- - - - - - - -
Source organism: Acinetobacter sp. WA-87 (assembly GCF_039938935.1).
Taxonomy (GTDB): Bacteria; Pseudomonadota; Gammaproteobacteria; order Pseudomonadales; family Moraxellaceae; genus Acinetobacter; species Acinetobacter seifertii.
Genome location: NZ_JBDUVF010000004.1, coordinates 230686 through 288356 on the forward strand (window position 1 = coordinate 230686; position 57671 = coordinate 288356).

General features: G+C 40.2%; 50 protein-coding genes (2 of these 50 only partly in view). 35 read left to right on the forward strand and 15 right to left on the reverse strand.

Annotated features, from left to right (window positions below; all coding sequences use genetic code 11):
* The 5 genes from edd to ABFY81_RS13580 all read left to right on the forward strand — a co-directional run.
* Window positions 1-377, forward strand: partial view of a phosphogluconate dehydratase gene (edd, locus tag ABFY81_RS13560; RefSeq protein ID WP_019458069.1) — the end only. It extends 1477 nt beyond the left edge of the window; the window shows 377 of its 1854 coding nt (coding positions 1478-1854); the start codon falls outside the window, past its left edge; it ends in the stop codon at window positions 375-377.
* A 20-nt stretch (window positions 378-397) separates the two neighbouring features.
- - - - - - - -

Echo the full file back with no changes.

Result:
Source organism: Acinetobacter sp. WA-87 (assembly GCF_039938935.1).
Taxonomy (GTDB): Bacteria; Pseudomonadota; Gammaproteobacteria; order Pseudomonadales; family Moraxellaceae; genus Acinetobacter; species Acinetobacter seifertii.
Genome location: NZ_JBDUVF010000004.1, coordinates 230686 through 288356 on the forward strand (window position 1 = coordinate 230686; position 57671 = coordinate 288356).

General features: G+C 40.2%; 50 protein-coding genes (2 of these 50 only partly in view). 35 read left to right on the forward strand and 15 right to left on the reverse strand.

Annotated features, from left to right (window positions below; all coding sequences use genetic code 11):
* The 5 genes from edd to ABFY81_RS13580 all read left to right on the forward strand — a co-directional run.
* Window positions 1-377, forward strand: partial view of a phosphogluconate dehydratase gene (edd, locus tag ABFY81_RS13560; RefSeq protein ID WP_019458069.1) — the end only. It extends 1477 nt beyond the left edge of the window; the window shows 377 of its 1854 coding nt (coding positions 1478-1854); the start codon falls outside the window, past its left edge; it ends in the stop codon at window positions 375-377.
* A 20-nt stretch (window positions 378-397) separates the two neighbouring features.